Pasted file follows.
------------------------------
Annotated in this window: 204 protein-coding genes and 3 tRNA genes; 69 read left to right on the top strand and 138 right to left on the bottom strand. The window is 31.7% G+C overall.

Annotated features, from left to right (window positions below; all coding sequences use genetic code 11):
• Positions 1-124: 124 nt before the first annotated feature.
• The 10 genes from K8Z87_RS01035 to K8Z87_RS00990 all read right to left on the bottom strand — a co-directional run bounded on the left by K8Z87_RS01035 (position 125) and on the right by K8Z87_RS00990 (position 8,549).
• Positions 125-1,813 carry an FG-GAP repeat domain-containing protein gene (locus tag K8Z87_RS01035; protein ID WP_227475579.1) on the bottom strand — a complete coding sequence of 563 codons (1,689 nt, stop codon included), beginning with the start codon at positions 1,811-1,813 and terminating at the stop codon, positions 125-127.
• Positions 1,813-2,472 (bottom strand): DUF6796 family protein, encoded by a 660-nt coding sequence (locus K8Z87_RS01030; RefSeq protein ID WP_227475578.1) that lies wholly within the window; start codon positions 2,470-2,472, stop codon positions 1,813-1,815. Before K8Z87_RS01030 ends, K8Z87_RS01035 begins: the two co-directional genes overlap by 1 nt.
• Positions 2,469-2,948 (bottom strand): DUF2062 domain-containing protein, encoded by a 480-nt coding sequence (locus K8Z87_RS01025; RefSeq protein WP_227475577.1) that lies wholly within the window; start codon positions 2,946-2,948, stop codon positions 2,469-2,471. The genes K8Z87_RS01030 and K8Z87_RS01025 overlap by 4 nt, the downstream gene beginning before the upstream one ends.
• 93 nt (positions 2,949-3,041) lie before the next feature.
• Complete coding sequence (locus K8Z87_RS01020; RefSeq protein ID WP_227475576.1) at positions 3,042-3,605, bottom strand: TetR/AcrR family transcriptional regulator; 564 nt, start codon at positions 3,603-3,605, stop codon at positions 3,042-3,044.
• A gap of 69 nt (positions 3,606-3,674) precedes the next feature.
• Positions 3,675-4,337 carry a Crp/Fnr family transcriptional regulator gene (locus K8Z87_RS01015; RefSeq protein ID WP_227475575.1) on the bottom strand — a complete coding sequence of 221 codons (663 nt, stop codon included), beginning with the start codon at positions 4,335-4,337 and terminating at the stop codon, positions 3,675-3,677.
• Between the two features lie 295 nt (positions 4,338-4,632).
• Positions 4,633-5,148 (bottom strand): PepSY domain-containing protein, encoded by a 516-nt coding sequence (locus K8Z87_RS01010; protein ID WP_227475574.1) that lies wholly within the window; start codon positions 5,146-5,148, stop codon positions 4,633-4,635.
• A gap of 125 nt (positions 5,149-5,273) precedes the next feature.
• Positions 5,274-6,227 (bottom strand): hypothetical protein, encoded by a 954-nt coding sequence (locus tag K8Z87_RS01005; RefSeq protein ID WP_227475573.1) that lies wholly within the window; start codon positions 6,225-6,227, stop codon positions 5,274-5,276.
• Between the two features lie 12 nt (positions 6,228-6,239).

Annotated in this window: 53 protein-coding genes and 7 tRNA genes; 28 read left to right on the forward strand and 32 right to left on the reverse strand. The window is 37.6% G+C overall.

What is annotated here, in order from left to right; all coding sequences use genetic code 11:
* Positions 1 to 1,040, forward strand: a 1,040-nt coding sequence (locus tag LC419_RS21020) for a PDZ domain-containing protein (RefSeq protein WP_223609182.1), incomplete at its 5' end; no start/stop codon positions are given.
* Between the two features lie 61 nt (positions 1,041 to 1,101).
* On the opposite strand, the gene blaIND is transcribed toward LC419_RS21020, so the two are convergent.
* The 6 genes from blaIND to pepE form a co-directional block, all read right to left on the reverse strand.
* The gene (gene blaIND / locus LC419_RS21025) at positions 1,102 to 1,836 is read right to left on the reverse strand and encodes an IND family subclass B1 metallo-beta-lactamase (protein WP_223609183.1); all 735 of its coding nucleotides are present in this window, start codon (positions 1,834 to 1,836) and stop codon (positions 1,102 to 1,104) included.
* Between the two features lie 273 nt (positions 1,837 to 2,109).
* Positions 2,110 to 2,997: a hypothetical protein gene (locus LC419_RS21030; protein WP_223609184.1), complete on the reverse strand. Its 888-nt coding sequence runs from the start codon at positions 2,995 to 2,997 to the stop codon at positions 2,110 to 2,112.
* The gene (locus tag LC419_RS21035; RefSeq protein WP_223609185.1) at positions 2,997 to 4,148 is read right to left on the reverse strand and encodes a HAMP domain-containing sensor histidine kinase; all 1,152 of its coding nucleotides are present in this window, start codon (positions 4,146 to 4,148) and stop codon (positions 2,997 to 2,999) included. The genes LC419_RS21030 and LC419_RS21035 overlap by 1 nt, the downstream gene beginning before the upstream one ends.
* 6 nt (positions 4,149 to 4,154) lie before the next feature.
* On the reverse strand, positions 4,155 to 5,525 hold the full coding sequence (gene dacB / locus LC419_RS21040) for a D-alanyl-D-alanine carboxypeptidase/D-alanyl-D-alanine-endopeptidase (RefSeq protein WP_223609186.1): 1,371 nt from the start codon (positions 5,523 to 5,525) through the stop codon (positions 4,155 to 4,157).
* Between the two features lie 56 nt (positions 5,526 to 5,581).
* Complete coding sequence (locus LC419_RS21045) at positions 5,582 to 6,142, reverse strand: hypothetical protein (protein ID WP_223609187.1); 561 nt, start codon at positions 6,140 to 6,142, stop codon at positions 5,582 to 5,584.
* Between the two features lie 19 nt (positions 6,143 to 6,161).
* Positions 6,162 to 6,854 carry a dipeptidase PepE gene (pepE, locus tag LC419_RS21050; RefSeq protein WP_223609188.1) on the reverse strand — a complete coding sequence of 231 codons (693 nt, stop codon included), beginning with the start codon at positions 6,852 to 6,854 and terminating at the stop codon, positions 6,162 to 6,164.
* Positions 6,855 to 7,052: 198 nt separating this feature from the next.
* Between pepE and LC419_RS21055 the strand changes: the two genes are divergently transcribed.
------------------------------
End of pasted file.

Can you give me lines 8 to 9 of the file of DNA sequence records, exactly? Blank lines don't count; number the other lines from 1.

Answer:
• 93 nt (positions 2,949-3,041) lie before the next feature.
• Complete coding sequence (locus K8Z87_RS01020; RefSeq protein ID WP_227475576.1) at positions 3,042-3,605, bottom strand: TetR/AcrR family transcriptional regulator; 564 nt, start codon at positions 3,603-3,605, stop codon at positions 3,042-3,044.